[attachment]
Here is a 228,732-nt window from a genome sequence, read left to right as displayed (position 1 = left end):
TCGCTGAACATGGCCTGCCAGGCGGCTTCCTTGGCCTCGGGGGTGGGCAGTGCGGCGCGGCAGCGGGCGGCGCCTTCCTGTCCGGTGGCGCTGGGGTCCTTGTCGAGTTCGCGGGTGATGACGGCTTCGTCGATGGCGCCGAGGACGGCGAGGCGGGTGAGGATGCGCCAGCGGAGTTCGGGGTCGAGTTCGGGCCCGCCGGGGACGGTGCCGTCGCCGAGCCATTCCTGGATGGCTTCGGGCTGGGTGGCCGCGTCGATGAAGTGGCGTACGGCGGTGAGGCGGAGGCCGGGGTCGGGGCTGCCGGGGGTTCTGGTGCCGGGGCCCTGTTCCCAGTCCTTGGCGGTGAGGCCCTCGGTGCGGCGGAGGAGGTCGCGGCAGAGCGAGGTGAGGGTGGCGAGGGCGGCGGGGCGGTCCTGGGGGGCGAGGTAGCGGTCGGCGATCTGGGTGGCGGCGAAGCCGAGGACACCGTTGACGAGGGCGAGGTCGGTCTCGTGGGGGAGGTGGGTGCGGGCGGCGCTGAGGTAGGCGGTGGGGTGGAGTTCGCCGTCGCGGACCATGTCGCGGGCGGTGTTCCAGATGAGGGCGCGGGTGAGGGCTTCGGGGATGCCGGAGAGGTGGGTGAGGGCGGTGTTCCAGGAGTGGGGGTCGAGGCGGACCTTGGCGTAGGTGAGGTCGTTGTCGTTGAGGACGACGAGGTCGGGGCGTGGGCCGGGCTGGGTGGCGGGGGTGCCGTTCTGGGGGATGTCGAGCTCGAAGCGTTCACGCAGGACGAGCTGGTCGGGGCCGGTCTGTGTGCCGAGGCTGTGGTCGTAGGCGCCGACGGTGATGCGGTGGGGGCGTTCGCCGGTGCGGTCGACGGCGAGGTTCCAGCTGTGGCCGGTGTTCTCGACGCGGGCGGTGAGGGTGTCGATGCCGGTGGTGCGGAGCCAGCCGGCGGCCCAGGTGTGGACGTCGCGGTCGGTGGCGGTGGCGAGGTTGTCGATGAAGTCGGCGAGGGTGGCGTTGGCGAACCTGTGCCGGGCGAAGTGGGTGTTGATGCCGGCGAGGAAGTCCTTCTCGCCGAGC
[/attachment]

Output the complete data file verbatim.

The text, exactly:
Here is a 228,732-nt window from a genome sequence, read left to right as displayed (position 1 = left end):
TCGCTGAACATGGCCTGCCAGGCGGCTTCCTTGGCCTCGGGGGTGGGCAGTGCGGCGCGGCAGCGGGCGGCGCCTTCCTGTCCGGTGGCGCTGGGGTCCTTGTCGAGTTCGCGGGTGATGACGGCTTCGTCGATGGCGCCGAGGACGGCGAGGCGGGTGAGGATGCGCCAGCGGAGTTCGGGGTCGAGTTCGGGCCCGCCGGGGACGGTGCCGTCGCCGAGCCATTCCTGGATGGCTTCGGGCTGGGTGGCCGCGTCGATGAAGTGGCGTACGGCGGTGAGGCGGAGGCCGGGGTCGGGGCTGCCGGGGGTTCTGGTGCCGGGGCCCTGTTCCCAGTCCTTGGCGGTGAGGCCCTCGGTGCGGCGGAGGAGGTCGCGGCAGAGCGAGGTGAGGGTGGCGAGGGCGGCGGGGCGGTCCTGGGGGGCGAGGTAGCGGTCGGCGATCTGGGTGGCGGCGAAGCCGAGGACACCGTTGACGAGGGCGAGGTCGGTCTCGTGGGGGAGGTGGGTGCGGGCGGCGCTGAGGTAGGCGGTGGGGTGGAGTTCGCCGTCGCGGACCATGTCGCGGGCGGTGTTCCAGATGAGGGCGCGGGTGAGGGCTTCGGGGATGCCGGAGAGGTGGGTGAGGGCGGTGTTCCAGGAGTGGGGGTCGAGGCGGACCTTGGCGTAGGTGAGGTCGTTGTCGTTGAGGACGACGAGGTCGGGGCGTGGGCCGGGCTGGGTGGCGGGGGTGCCGTTCTGGGGGATGTCGAGCTCGAAGCGTTCACGCAGGACGAGCTGGTCGGGGCCGGTCTGTGTGCCGAGGCTGTGGTCGTAGGCGCCGACGGTGATGCGGTGGGGGCGTTCGCCGGTGCGGTCGACGGCGAGGTTCCAGCTGTGGCCGGTGTTCTCGACGCGGGCGGTGAGGGTGTCGATGCCGGTGGTGCGGAGCCAGCCGGCGGCCCAGGTGTGGACGTCGCGGTCGGTGGCGGTGGCGAGGTTGTCGATGAAGTCGGCGAGGGTGGCGTTGGCGAACCTGTGCCGGGCGAAGTGGGTGTTGATGCCGGCGAGGAAGTCCTTCTCGCCGAGC